Pauline Carey Blog
Read our blog to hear from our experienced Surrey counsellor and trainer Pauline Carey as she provides counselling, training and corporate crisis management information.
Why unresolved trauma doesn’t just go awayOctober 17th, 2014 | by Pauline Carey | in | 0
Having experienced trauma in your life is, well, traumatic, but sometimes it feels like it just hangs around and you can’t shake it off – sometimes even years later.
People will often tell us, “don’t think about it, it just upsets you” – or “you have to let it go”. Worse still, they may say, “you’re just choosing to hang on to this”. No-one chooses to hang on to pain or hurt – it’s either there or it’s not.
What happens when a trauma occurs is that our minds automatically repress a certain amount of information about the trauma – after all, a trauma is by definition an event that is overwhelming, scary, and definitely not something we want to happen. So our minds try and protect us by pushing some of the information down into our unconscious so we are not burdened by it in the present.
We may also add to this memory repression by consciously trying to suppress the memories – “I just don’t want to think about this”. We may distract ourselves or keep extra busy so we can’t think about it. But the memories sneak back somehow. (BY the way, repression means the mind automatically pushes memories into our unconscious, whereas suppression is when we consciously try and forget something).
So this repression and suppression help us cope in the short term – we aren’t aware of all the details of the trauma – but it means that the traumatic memories are still there in our unconscious, and we have to use some of our energy to kind of drag them around with us.
There is a downside to this protective repression and suppression. When we don’t remember everything about the traumatic event, we can’t actually resolve it and fully integrate it into our overall life experience. We are also vulnerable to having the trauma suddenly come to mind – this usually happens when something similar happens in our lives. The new situation only needs to be similar to the trauma in one or two small, possibly unimportant ways for the trauma memories to suddenly come back. And whenever they do come back, we usually have to spend a whole lot of energy dealing with the pain and discomfort of them, and having to suppress them back into our unconscious yet again.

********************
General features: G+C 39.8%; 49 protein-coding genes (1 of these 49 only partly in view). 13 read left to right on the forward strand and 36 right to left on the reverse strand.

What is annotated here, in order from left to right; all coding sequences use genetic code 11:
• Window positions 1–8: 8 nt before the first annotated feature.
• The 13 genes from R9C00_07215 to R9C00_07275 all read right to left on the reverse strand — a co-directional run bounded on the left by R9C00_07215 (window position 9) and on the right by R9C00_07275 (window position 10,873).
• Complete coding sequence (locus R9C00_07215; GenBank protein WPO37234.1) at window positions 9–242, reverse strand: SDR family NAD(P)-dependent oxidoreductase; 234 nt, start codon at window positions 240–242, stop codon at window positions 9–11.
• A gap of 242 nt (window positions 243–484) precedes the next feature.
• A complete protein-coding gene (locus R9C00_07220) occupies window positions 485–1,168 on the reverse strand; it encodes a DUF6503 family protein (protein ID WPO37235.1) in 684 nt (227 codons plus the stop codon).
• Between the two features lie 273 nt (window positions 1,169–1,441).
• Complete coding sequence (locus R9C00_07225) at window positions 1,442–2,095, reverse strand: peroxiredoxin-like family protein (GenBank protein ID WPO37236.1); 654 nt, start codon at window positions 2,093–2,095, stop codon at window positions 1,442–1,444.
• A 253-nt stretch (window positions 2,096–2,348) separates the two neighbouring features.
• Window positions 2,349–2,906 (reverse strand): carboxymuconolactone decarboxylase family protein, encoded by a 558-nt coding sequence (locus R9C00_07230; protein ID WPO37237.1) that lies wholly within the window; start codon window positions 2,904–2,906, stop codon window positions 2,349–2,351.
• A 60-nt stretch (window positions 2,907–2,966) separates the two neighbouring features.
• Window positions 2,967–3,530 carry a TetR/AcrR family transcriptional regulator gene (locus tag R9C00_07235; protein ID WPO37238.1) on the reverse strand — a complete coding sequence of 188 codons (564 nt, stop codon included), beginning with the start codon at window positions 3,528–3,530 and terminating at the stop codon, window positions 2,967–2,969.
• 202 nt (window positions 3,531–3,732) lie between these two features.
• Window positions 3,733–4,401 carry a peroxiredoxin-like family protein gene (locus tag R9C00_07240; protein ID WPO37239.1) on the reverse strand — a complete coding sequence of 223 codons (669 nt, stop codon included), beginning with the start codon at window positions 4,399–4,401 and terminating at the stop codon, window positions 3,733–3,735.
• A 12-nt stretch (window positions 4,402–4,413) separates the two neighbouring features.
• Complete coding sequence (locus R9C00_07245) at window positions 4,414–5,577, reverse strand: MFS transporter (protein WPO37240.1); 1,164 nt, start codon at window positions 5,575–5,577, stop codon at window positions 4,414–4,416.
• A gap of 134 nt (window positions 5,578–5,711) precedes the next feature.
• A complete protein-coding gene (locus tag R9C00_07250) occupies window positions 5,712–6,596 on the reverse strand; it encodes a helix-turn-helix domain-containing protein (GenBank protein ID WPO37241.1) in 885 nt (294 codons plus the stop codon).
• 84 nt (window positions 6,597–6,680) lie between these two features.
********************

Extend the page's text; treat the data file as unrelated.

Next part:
For example, if I suffered a sexual assault some years ago and found this to be a very traumatic experience, my mind would probably repress some of the details and I would suppress as much as I could. So I might not remember how I came to be in the place that it happened, and also not how I got away afterwards. I might have a jumbled memory of what happened during the assault too, and not remember that my attacker had light blue eyes. Later, I work for someone who has light blue eyes, and I can’t figure out why he makes me nervous. I just feel my boss isn’t trustworthy and I feel unsafe. I start having nightmares about the assault and don’t know why.
So in summary – unresolved or unprocessed trauma doesn’t go away, simply because we have not had the opportunity to fully face it in a supportive safe environment. So some or all details of the trauma get pushed down into our unconscious. This keeps them with us in present time, kind of lurking beneath the surface, and they come back unexpectedly at times and cause us further distress.
Next Blog – can we help ourselves resolve past traumatic experiences?